Mark Smith, Auras: See Them in Only 60 Seconds, Llewellyn Publications, 1997


1. Stand the subject eighteen inches to two feet in front of a bare white wall. Avoid walls with colors or patterns.

2. Use indirect lighting—natural ambient daylight, if possible. Avoid fluorescent light or direct sunlight.

3. View the subject from at least ten feet away.

4. Ask the subject to relax, breathe deeply, and rock gently from side to side with hands unclasped at his or her side.

5. Look past the subject's head and shoulders and focus on the wall behind him or her.

6. Avoid looking at the subject, concentrating instead on the texture of the paint or whatever surface is behind him or her.

7. As you look past the outline of the body, where the air starts and the body stops you will see a band of fuzzy light around the subject, about one-quarter inch to one-half inch in depth. This is the etheric aura.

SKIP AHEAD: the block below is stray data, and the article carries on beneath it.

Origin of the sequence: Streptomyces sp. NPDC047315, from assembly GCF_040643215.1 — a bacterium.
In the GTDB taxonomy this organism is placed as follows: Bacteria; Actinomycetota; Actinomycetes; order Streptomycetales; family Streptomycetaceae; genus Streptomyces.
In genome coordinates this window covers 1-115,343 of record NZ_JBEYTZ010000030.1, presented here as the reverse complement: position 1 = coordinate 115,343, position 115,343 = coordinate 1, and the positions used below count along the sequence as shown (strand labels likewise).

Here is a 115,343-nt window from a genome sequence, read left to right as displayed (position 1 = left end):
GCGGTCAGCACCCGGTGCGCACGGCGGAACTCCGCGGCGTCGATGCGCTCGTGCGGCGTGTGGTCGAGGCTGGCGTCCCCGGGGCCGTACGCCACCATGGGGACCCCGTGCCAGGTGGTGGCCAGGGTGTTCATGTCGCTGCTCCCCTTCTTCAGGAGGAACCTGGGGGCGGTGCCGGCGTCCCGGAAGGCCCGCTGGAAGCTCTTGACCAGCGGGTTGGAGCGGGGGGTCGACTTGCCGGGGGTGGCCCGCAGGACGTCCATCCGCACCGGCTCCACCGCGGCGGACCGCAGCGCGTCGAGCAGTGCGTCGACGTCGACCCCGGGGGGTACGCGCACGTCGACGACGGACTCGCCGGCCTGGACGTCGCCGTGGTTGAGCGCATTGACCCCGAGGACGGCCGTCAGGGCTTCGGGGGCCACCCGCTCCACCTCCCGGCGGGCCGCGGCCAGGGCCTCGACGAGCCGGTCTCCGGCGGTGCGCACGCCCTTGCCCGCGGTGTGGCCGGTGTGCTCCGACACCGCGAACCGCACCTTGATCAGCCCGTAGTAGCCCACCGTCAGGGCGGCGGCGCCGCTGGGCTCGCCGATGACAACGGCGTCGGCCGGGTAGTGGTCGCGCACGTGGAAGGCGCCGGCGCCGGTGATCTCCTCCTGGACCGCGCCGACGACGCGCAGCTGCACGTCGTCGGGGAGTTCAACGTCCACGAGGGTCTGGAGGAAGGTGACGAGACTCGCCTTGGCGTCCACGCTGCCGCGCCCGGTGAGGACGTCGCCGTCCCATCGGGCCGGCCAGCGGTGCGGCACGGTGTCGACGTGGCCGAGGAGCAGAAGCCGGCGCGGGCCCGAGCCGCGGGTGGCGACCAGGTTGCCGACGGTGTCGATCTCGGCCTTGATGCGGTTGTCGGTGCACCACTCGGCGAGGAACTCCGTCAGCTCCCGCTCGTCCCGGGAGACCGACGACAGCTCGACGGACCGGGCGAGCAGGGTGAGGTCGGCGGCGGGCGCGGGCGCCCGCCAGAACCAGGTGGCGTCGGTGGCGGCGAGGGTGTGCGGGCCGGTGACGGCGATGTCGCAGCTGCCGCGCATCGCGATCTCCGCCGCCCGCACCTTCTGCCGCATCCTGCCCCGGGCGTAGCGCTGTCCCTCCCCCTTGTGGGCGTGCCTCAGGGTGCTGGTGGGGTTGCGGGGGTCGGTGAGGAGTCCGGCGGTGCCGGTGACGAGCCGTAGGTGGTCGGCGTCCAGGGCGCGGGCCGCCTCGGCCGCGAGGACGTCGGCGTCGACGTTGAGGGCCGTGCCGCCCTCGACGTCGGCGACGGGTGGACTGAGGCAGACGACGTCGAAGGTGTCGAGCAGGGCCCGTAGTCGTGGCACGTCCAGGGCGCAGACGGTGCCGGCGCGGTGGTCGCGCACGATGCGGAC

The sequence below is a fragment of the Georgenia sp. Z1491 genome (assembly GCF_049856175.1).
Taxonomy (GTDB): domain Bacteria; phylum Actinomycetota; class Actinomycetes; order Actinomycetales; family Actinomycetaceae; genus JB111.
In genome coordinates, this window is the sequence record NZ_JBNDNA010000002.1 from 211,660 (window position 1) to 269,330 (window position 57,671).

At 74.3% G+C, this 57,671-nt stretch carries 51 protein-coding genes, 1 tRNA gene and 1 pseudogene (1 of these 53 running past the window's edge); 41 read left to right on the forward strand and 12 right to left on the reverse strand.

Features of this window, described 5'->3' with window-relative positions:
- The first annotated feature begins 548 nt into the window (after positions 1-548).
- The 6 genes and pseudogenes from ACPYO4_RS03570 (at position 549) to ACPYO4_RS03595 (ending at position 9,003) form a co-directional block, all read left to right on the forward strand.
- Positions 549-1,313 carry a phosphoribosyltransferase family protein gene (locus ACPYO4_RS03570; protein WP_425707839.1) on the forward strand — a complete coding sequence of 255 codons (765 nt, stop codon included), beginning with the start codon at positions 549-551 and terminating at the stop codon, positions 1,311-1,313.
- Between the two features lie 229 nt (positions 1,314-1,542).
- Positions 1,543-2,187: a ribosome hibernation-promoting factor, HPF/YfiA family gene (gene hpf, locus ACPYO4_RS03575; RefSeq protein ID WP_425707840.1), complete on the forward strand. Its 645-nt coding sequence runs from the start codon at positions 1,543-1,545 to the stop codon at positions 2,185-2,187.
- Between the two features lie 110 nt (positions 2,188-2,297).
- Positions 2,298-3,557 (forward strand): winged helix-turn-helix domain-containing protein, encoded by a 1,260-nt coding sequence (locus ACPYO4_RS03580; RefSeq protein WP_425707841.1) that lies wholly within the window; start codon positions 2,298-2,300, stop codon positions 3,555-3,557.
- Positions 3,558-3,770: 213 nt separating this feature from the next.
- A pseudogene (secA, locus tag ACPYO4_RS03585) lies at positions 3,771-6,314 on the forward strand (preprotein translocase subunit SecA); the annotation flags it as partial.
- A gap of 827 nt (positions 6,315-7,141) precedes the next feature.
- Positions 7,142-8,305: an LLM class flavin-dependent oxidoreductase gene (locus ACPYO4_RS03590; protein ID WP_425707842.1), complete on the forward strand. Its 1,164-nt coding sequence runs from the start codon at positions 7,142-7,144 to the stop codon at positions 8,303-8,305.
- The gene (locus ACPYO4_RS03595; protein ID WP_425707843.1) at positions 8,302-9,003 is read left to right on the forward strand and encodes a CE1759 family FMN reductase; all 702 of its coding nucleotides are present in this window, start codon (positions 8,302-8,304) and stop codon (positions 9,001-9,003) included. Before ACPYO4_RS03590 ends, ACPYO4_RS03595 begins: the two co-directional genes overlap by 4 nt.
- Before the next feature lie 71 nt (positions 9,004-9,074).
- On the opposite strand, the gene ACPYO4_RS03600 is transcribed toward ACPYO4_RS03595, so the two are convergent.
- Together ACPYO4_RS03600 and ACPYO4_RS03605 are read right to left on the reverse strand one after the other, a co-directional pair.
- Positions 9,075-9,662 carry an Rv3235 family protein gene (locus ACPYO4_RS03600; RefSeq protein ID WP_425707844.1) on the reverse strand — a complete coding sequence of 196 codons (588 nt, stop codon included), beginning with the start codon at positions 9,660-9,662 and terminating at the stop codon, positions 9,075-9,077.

8. Continue to look past the outline of the body, and you should see the subject as if he or she is illuminated from behind, sometimes with a bright yellow or silver color. One side might glow more brightly or slowly pulsate. Auras rarely are uniform.

9. Each person is different. Some subjects will have less-visible auras than others, and every viewer will not always at first see colors. The fuzzy envelope or halo around the body will be discernible within a very short time—usually one minute or less.

10. Try using different subjects and experiment with lighting and background. Soon you will see a second, larger band of light three inches to two feet around the body. This is the astral aura. It is usually darker and more diffuse.